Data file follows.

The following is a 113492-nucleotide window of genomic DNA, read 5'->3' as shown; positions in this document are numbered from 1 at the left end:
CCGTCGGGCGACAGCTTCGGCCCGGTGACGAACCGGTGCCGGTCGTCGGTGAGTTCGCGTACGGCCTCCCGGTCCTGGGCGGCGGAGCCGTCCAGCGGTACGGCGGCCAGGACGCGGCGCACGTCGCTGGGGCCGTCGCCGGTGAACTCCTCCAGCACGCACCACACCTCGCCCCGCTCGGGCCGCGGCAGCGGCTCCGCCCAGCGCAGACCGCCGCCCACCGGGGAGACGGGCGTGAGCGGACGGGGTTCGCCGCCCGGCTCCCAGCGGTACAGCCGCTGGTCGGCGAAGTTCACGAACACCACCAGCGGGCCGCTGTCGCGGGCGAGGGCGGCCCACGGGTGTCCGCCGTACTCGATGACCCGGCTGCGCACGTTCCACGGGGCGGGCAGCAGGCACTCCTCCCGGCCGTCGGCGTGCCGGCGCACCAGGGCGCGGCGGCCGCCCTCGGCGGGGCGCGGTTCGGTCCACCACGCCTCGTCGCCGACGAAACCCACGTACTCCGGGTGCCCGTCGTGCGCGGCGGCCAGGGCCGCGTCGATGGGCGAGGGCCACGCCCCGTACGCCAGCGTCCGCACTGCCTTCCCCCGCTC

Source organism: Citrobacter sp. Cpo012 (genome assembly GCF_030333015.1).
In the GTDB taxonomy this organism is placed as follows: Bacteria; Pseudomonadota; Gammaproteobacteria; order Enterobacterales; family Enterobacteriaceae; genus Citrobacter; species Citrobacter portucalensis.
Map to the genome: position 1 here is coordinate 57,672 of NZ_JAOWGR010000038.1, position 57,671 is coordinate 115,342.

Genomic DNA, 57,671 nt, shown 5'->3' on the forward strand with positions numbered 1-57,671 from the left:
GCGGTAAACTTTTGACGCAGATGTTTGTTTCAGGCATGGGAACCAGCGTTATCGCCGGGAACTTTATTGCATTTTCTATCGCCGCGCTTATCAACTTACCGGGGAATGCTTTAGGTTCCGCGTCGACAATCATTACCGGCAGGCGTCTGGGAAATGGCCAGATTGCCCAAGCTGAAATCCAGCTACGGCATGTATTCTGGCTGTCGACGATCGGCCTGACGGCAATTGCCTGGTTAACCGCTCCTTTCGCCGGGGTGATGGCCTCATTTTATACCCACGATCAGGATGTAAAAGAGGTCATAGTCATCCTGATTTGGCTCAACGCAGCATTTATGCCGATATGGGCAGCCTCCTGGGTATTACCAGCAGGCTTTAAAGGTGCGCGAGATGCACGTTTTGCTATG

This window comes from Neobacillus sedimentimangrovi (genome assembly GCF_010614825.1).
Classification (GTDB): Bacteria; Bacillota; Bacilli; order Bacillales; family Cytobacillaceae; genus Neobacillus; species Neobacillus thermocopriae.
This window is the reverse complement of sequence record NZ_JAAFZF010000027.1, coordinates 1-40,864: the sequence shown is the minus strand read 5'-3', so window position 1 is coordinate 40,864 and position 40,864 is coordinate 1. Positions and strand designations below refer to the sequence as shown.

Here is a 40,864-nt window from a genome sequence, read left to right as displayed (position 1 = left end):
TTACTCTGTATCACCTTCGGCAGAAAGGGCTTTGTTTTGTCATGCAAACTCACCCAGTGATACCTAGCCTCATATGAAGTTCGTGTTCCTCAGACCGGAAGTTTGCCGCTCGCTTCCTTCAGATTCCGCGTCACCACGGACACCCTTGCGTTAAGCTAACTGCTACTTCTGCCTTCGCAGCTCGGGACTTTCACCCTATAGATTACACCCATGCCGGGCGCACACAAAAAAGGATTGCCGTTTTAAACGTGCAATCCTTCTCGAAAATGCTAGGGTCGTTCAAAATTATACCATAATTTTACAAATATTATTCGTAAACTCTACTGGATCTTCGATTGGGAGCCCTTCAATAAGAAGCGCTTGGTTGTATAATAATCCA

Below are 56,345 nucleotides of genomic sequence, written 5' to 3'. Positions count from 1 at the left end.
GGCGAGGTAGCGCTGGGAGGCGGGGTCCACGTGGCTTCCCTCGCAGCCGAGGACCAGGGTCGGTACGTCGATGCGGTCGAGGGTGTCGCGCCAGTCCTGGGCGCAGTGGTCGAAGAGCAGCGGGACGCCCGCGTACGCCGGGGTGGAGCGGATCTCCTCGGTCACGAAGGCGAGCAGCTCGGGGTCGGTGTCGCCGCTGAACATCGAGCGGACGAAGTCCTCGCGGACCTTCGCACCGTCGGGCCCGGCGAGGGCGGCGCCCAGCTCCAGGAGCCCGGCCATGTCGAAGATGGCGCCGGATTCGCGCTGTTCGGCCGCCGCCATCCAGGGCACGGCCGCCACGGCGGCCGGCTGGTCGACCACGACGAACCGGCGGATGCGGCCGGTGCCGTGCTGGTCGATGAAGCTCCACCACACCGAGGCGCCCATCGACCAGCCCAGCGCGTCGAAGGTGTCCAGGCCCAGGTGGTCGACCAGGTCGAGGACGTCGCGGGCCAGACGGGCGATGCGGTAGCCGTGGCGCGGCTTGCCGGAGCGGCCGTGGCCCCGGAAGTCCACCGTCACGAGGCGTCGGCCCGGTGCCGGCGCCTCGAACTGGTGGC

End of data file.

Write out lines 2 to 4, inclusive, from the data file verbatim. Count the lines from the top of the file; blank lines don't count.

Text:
CCGTCGGGCGACAGCTTCGGCCCGGTGACGAACCGGTGCCGGTCGTCGGTGAGTTCGCGTACGGCCTCCCGGTCCTGGGCGGCGGAGCCGTCCAGCGGTACGGCGGCCAGGACGCGGCGCACGTCGCTGGGGCCGTCGCCGGTGAACTCCTCCAGCACGCACCACACCTCGCCCCGCTCGGGCCGCGGCAGCGGCTCCGCCCAGCGCAGACCGCCGCCCACCGGGGAGACGGGCGTGAGCGGACGGGGTTCGCCGCCCGGCTCCCAGCGGTACAGCCGCTGGTCGGCGAAGTTCACGAACACCACCAGCGGGCCGCTGTCGCGGGCGAGGGCGGCCCACGGGTGTCCGCCGTACTCGATGACCCGGCTGCGCACGTTCCACGGGGCGGGCAGCAGGCACTCCTCCCGGCCGTCGGCGTGCCGGCGCACCAGGGCGCGGCGGCCGCCCTCGGCGGGGCGCGGTTCGGTCCACCACGCCTCGTCGCCGACGAAACCCACGTACTCCGGGTGCCCGTCGTGCGCGGCGGCCAGGGCCGCGTCGATGGGCGAGGGCCACGCCCCGTACGCCAGCGTCCGCACTGCCTTCCCCCGCTC

Source organism: Citrobacter sp. Cpo012 (genome assembly GCF_030333015.1).
In the GTDB taxonomy this organism is placed as follows: Bacteria; Pseudomonadota; Gammaproteobacteria; order Enterobacterales; family Enterobacteriaceae; genus Citrobacter; species Citrobacter portucalensis.